As per this recent article on the perils of bad strategy, a good strategy does more than urge us forward toward a goal or vision; it honestly acknowledges the challenges we face and provides an approach to overcoming them. It embodies the hallmarks of Admiral Horatio Nelson’s victory against the French and Spanish armada in 1805 where, outnumbered and outgunned, he prevailed against the enemy fleet without losing a single ship.
In comparison, bad strategy, which is often without focus, accommodates a multitude of conflicting demands and interests. It covers up its failure to guide by embracing the language of broad goals, ambition, vision, and values which are no substitute for hard work and good strategy. A good strategy is like a good brand. It makes an impact. It encourages a specific action, or set of actions, towards a specific goal. Stakeholders, customers, and market analysts love it or hate it. It is not another same-old, same-old slogan-based market statement that is heard today, forgotten tomorrow.
So how do you spot bad strategy? The McKinsey article on the perils of bad strategy, you look for the following hallmarks.
- Failure to Face the Problem
A strategy is a response to a challenge. There can be no strategy until the challenge is defined. If the real issue is not defined, the strategy will not work. For example, if labor relations are bad, new equipment will not improve productivity. If manufacturing costs are high, increasing sales will not increase profit margins.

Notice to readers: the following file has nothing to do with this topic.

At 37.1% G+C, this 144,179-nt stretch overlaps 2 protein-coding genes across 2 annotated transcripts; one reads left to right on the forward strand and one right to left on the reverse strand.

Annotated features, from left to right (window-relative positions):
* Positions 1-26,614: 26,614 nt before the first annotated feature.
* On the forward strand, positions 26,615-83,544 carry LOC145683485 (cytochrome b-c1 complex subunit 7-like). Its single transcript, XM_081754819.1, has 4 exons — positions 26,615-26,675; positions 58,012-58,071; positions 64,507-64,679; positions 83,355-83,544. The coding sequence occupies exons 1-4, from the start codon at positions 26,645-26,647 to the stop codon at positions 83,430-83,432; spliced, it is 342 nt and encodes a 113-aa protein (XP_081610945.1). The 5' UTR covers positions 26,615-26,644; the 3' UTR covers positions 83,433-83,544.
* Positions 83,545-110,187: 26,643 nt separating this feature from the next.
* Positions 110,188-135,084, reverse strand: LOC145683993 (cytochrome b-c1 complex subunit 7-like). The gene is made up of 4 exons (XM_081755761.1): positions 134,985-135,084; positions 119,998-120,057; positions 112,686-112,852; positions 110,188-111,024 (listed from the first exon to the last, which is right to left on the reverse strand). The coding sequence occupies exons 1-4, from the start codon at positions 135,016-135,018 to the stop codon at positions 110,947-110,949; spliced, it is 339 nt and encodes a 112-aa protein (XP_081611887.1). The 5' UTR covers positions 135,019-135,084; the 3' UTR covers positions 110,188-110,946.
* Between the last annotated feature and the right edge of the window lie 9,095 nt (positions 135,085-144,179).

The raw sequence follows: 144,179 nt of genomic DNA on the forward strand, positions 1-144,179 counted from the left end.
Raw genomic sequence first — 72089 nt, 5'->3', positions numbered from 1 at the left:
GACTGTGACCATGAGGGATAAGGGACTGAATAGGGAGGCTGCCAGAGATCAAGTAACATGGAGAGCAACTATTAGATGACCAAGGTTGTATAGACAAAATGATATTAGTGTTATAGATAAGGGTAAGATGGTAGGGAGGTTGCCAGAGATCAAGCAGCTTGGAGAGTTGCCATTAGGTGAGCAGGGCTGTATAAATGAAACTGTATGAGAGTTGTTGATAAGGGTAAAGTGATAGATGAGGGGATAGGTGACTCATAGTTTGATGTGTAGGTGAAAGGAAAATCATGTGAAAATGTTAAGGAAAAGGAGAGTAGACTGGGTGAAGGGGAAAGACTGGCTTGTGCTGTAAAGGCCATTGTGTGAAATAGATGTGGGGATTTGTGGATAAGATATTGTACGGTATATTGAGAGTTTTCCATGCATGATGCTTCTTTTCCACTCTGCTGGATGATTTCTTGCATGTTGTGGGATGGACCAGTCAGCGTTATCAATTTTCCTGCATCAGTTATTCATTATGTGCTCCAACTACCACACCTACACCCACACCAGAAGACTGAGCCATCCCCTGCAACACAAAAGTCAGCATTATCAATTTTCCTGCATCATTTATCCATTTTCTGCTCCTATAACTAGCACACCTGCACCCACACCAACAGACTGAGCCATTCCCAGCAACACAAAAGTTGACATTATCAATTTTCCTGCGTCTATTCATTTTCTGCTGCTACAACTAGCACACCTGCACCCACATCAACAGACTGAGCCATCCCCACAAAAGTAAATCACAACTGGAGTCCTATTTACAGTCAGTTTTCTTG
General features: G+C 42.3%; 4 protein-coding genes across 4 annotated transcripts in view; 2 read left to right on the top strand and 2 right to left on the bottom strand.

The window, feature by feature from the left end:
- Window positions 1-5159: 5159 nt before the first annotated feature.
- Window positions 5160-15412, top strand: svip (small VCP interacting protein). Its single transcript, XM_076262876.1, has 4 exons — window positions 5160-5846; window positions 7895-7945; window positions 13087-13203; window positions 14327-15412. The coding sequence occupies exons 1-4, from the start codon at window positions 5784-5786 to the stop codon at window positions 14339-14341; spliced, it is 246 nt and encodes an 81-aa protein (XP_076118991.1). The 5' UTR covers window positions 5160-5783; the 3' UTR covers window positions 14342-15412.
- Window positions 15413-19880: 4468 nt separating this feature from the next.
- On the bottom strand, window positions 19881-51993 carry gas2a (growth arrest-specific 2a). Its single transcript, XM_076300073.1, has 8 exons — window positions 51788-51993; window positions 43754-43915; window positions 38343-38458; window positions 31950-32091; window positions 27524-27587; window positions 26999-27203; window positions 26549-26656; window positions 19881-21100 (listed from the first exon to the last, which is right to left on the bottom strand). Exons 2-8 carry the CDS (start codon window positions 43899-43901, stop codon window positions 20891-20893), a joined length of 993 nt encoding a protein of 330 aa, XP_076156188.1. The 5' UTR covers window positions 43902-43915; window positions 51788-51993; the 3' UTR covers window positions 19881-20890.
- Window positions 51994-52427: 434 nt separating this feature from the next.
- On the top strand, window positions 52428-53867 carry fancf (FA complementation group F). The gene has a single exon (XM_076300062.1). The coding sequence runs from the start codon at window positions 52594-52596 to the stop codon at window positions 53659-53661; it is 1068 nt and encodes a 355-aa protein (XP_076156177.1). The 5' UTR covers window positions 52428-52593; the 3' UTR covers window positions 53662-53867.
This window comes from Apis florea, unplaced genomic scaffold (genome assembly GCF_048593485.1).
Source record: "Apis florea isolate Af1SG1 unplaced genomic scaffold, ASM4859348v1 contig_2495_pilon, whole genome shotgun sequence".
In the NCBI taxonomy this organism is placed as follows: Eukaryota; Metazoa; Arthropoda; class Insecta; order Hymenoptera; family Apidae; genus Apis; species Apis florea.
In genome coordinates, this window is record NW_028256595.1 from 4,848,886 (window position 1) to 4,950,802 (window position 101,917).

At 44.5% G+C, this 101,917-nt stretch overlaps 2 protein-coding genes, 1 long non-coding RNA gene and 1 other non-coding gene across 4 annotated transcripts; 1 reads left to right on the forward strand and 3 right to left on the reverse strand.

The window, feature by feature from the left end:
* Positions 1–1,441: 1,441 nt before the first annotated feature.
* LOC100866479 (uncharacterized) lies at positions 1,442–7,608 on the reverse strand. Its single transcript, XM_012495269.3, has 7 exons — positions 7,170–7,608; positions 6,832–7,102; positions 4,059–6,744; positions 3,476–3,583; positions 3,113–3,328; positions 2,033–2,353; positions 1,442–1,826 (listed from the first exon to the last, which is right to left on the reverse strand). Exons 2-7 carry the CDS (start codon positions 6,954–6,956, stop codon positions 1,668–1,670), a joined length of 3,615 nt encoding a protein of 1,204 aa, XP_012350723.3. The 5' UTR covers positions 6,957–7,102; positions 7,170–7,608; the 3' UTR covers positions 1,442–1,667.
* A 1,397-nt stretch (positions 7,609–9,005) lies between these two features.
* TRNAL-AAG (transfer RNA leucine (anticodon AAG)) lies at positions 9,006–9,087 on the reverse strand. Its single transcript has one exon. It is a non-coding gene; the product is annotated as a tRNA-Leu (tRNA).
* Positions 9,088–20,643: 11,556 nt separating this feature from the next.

- Mistaking Goals for Strategy
Audacious goals are great, but will never be achieved unless the company can identify a point of leverage to achieve that goal. An organization can only compete if it has a competitive advantage. It’s not just a push to succeed, it’s creating the conditions that will make the push effective.
- Bad Strategic Objectives
Strategic objectives cannot be fuzzy. They must be clearly defined. They can’t be blue sky. And they can’t be long lists of things to do. Good strategy works by focussing energy or resources on a select few pivotal objectives whose accomplishment should lead to a cascade of favourable outcomes. If the strategy doesn’t do this, it’s likely bad strategy.
If the strategy is nothing more than a restatement of the obvious, combined with a generous sprinkling of buzzwords, with no original thought, it’s bad strategy.
Your organization doesn’t have a bad strategy. It has a choice. Can your supply management organization make it?